The rules of the game used to be pretty simple for large food companies: Make massive quantities of tasty and inexpensive (if not particularly nutritious) food products, create memorable brands around them, and use their market clout to get them within arms’ reach of the everyday consumer. For my mother’s generation, the germ-free, safe, and convenient access to packaged and processed food was a boon.
If people try to tell you that pivoting is the new thing, that it’s the fresh Silicon Valley approach to business designed for today’s fast-paced digital world, don’t believe them.
Sometimes they don’t know it themselves. When they do, they hide it. But they are out there. Executives, managers, and business owners who want to stem innovation. If you no longer want your organization to try new approaches, if you believe that the best path to growth is to keep doing what has been working for years, this guide is for you.
Debbie Brackeen was in the “innovation” business before it was even called “innovation.” After completing her undergrad at Stanford University, she found herself in the heart of Silicon Valley. She spent her first years at Apple followed by stints at a variety of high-tech companies from HP to venture-baked start-ups. Today she is the chief strategy and innovation officer at CSAA Insurance Group, one of the largest AAA insurers in the world.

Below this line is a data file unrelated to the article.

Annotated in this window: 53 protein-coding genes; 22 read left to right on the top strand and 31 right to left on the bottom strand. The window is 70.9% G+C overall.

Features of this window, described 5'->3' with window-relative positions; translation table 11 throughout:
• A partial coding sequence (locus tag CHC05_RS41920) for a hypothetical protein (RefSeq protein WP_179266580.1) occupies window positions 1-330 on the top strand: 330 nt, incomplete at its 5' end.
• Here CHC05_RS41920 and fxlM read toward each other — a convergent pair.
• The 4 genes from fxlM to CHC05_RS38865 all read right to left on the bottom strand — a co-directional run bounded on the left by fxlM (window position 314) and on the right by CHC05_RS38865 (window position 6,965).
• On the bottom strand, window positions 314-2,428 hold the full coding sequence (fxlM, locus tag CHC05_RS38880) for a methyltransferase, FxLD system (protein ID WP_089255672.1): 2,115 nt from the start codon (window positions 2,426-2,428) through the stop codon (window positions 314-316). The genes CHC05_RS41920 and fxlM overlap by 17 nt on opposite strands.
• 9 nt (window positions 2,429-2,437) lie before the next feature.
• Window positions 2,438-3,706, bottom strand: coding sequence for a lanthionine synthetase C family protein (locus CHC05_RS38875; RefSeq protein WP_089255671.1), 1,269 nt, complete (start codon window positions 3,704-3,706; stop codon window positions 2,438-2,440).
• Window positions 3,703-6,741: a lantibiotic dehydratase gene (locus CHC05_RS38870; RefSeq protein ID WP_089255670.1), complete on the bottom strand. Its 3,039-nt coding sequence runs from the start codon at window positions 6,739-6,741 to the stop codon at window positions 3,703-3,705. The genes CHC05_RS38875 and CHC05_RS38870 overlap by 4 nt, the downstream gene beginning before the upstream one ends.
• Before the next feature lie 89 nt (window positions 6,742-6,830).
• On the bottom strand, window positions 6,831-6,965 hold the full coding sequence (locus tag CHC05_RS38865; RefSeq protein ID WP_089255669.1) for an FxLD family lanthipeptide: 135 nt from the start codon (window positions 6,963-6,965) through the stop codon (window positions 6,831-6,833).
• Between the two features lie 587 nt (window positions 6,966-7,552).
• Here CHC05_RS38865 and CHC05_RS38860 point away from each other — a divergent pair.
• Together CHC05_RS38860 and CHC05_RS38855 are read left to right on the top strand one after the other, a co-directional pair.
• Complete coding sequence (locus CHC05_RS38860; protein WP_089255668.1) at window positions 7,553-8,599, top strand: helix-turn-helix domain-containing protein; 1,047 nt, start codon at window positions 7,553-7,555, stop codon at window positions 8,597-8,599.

If you have been feeling the pace of change accelerating, 2018 will demand an even faster pace. Companies that thrive will have to learn to experiment like a startup.
People often ask me how to incentivize entrepreneurial behavior from within an established organization. My first answer is “stop killing it.” Leaders put so many barriers and shut doors in front of would-be internal entrepreneurs that just lifting a few barriers or leaving a few doors ajar would on their own create a momentous acceleration in their flow of innovation.
It may sound boring, operational, and tactical, but your distribution plan is perhaps your greatest opportunity to magnify the potential of your business. If strategy is the answer to who, what, and how, we spend too much time debating our “who” and “what,” and we give the “how” insufficient credit.
The FIFA World Cup is a great example of best-in-class brands who are trying to make an impression. This event is far more than a game that occurs every four years; it is a multi-layered event that attracts key advertisers vying for real estate on packaged items that range from Coca-Cola to Gillettte razors. The best of the best, sparing no efforts to gain the public’s attention.